The Khmer people have been living within the area covered by the present-day country of Cambodia at least since the 5th millennium BC. The ancient Kingdom of Funan occupied a wider area, and it was during that period that the culture became heavily influenced by Hinduism. The state of Chenla then arose. The Khmer Empire had its golden age in the 9th to the 13th centuries, when huge temple complexes were built, most notably Angkor Wat.
Spanish and Portuguese missionaries visited from the 16th century, and Cambodia became a protectorate of France in the 19th century, being ruled as part ofFrench IndochinaCambodia became an independent kingdom in 1953 under Norodom Sihanouk.
The Vietnam war extended into Cambodia, giving rise to the Khmer Rouge which took Phnom Penh in 1975 and carried out a campaign of mass killing. After a five-year struggle, Communist Khmer Rouge forces captured Phnom Penh in April 1975 and ordered the evacuation of all cities and towns; at least 1.5 million Cambodians died from execution, enforced hardships, or starvation during the Khmer Rouge regime under POL POT. A December 1978 Vietnamese invasion drove the Khmer Rouge into the countryside, led to a 10-year Vietnamese occupation, and touched off almost 13 years of civil war.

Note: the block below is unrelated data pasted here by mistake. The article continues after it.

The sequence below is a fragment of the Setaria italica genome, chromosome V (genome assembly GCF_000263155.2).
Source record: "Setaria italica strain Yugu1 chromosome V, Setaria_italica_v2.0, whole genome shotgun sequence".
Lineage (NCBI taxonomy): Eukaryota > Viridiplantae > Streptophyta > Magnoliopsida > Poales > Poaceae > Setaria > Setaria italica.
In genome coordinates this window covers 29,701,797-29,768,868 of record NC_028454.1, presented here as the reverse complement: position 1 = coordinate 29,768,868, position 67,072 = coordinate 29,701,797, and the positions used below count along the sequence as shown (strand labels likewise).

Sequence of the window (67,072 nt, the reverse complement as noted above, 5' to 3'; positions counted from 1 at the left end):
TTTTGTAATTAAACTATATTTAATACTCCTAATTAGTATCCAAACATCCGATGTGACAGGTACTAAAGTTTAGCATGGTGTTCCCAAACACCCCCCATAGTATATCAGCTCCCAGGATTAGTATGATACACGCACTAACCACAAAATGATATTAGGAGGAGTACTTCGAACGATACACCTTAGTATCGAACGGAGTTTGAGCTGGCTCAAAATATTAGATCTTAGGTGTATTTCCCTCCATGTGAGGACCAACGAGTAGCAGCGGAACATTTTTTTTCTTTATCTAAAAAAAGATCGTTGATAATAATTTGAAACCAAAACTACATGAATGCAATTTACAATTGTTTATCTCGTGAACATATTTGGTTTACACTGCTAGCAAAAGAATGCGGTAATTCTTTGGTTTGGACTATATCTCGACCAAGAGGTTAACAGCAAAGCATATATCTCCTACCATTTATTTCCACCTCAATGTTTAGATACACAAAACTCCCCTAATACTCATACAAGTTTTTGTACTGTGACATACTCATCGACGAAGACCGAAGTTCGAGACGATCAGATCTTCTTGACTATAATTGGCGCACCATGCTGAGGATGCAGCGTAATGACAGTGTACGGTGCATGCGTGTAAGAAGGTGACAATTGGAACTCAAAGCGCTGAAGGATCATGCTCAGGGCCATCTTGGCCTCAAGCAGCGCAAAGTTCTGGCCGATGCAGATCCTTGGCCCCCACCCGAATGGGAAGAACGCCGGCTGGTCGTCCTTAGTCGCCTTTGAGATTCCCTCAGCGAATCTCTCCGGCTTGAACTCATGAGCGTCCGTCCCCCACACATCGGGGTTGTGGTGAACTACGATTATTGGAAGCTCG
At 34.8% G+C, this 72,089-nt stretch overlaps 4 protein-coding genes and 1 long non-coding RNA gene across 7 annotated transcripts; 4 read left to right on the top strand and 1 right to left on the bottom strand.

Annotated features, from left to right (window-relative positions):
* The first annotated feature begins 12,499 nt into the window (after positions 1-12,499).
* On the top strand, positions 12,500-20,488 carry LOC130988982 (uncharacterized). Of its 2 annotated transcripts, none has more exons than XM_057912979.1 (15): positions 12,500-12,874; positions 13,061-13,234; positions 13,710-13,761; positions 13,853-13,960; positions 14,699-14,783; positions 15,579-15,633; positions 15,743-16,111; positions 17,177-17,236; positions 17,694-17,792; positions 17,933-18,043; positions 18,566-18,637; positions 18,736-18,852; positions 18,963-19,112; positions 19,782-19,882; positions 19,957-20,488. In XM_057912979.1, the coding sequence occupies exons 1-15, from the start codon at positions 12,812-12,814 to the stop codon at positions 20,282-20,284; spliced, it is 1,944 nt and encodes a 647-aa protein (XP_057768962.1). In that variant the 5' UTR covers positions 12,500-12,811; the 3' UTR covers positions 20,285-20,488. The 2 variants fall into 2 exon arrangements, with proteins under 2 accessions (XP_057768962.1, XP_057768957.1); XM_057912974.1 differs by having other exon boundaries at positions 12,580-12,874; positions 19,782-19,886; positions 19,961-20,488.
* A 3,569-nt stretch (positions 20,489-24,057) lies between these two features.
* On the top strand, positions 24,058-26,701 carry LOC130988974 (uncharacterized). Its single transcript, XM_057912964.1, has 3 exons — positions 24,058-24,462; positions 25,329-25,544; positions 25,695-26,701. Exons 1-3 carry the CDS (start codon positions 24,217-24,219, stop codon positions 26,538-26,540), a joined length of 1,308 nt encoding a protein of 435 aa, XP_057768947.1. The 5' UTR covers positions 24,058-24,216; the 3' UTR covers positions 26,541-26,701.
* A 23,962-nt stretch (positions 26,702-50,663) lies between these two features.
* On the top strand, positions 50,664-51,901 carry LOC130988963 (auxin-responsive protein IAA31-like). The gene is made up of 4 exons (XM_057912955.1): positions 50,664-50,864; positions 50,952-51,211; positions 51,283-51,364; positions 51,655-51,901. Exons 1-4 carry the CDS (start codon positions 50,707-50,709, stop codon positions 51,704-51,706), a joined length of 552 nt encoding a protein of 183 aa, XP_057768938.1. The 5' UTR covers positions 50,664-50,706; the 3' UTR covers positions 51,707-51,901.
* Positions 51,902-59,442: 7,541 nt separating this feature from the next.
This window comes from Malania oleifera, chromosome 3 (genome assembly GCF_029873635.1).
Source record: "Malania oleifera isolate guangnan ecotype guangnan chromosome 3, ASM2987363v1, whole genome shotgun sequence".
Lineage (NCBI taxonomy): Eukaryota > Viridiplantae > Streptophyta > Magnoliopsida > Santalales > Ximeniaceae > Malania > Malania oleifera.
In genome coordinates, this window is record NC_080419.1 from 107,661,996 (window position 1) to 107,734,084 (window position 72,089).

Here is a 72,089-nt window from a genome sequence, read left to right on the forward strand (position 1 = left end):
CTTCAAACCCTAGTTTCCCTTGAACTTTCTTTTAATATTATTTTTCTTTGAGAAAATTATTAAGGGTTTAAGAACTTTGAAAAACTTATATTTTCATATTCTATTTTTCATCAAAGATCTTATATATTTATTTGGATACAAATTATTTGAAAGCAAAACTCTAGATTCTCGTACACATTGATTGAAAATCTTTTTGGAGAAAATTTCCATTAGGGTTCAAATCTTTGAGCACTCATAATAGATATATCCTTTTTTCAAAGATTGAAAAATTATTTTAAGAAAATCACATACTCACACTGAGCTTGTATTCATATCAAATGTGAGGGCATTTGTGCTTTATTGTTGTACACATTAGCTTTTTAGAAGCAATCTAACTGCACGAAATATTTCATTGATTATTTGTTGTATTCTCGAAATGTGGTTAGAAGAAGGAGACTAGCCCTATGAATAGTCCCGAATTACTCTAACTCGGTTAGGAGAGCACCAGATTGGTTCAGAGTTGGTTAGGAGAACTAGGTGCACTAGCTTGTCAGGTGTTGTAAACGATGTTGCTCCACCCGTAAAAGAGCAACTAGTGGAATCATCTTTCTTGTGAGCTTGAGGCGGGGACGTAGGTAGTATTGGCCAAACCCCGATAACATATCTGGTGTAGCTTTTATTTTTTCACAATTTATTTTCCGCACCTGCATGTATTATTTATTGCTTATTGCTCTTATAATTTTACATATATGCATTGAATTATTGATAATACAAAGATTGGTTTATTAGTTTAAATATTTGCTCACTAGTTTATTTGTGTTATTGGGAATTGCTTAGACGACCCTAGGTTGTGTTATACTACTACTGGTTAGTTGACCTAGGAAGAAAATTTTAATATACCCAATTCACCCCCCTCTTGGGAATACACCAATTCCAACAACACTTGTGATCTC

After years of isolation, the war-ravaged nation was reunited under the UN-sponsored elections in 1993 which helped restore some semblance of normalcy. The final elements of the Khmer Rouge surrendered in early 1999. Factional fighting in 1997 ended the first coalition government, but a second round of national elections in 1998 led to the formation of another coalition government and renewed political stability. The July 2003 elections were relatively peaceful, but it took one year of negotiations between contending political parties before a coalition government was formed.